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The Georgian robber suspected of murdering British mother beside her baby in Greece

A Georgian man suspected of savagely killing a British woman during a burglary at her home in Greece has been pictured for the first time following his arrest.

Caroline Crouch, 20, was tortured and strangled in front of her 11-month-old daughter Lydia in her Athens home last Tuesday while her husband, helicopter pilot Charalambos Anagnostopoulos, 33, lay bound and gagged.

Police arrested the unidentified 43-year-old last week as he tried to flee the country on a false passport because he had previously been linked to a similar burglary to the one in which Ms Crouch was killed.

A police source said DNA analysis suggested the Georgian man was one of five people who tied up an old couple and their cleaning lady in another burglary in March.

Photos taken today show him covered in a dark hoodie being led into an Athens courthouse to answer a charge of robbery for the incident two months ago. 

His arrest came as Miss Crouch’s heartbroken husband shared a picture of their wedding day, telling his wife they would be ‘together for ever’.

Babis, who had been tied up and left after the robbery, had only been able to raise the alarm after using his nose to dial the police on his phone. 

The pilot eventually managed to phone police, and officers arrived to find baby Lydia crying and instinctively patting her mother’s lifeless body in an apparent attempt to rouse her.

The baby was unhurt but their dog, Bruno, had been strangled to death.

The Georgian man was arrested in the Evros region of north-east Greece on Friday.

His car was stopped close to the Bulgarian border for a routine check and he was found to have a fake passport, a police source said.

Athens Police said in a statement: ‘Yesterday in the afternoon in Athens, a 43-year-old foreigner was arrested by police officers of the Property Prosecution Department of the Attica Security Directorate, against whom a case had been filed for robbery in collaboration and an Arrest Warrant had been issued.

‘He is accused that on 5-3-2021, together with four unknown accomplices, having their full face features covered, entered a house in Pikermi, Attica, immobilized an elderly couple and the domestic worker and deducted money and jewelry.

‘It is noted that the 43-year-old, at noon on 14-5-2021, in order to leave the country, went to the Border Crossing Point at Evros area, where he was arrested by police officers of the EvrosPassport Control Department, for possession and use of a forged travel document, forgery and of illegal exit from the country.’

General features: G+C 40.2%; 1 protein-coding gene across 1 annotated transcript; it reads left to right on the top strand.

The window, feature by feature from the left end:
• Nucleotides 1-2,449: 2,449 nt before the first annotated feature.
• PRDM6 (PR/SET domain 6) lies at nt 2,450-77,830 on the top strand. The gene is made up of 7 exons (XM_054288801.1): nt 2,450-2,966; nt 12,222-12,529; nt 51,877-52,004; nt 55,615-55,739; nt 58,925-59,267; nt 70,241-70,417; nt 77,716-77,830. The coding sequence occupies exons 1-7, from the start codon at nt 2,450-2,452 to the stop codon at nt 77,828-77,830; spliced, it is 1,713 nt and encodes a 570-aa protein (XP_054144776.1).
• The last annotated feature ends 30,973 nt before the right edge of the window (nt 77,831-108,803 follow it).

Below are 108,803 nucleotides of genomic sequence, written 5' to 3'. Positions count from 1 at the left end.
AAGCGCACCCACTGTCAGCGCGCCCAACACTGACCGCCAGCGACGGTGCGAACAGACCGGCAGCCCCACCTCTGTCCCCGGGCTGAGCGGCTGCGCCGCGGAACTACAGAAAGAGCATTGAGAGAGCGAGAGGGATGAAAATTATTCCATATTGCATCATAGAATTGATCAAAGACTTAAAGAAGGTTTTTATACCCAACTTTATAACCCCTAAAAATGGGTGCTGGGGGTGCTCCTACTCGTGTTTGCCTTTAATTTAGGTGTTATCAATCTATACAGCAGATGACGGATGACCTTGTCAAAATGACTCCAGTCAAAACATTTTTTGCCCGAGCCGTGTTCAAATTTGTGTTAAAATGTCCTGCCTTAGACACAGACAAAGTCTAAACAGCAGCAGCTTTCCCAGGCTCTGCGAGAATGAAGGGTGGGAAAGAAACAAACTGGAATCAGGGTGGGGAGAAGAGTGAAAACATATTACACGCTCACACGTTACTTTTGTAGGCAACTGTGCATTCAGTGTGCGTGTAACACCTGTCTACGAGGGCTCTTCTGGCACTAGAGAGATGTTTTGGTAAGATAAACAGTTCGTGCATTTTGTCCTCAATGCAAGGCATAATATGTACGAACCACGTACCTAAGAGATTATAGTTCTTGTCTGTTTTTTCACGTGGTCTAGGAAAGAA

Police spokesman George Kalliakmanis said the tactics used by the burglars in March were almost identical to the brutal techniques used by thugs who killed Miss Crouch.

‘In that burglary they tied up the old couple and forced them to say where they kept their money,’ he said. ‘Even after they had found the money they continued to demand where the rest of the couple’s valuables were.’

The three men who broke into Miss Crouch’s villa via a back window stayed for an hour, repeatedly demanding ‘where is the money’ in broken Greek, Mr Anagnostopoulos said.

A police source has claimed the Georgian man was attempting to flee and the timing indicated he may have been involved in the killing.

The source said that although the earlier break-in was in March, it was only now that the man felt compelled to leave due to the nation’s disgust at Miss Crouch’s death.

Mr Anagnostopoulos yesterday posted a photo of his wedding day online, show him holding hands with Miss Crouch on a beach. He wrote: ‘Together for ever. Have a nice trip my love.’

Detectives will today show the pilot mugshots of 30 suspects.

Investigators have linked a dozen local raids to Tuesday’s burglary, in which thieves took £10,000 in cash hidden in a Monopoly box and £20,000 worth of jewellery.

Mr Anagnostopoulos told investigators he caught a glimpse of one of his attackers, describing him as a tall, dark-skinned and slightly overweight man aged about 30. He also identified weapons including a silver Colt revolver and a black pistol.

A police source said the unusual weapons may be key to identifying the killers.

Miss Crouch, a statistics student, was buried on Friday on the island of Alonissos.

She had moved to the island when she was eight with her Filipino mother, Susan Dela Cuesta, and father David Crouch, 78, a former British serviceman.

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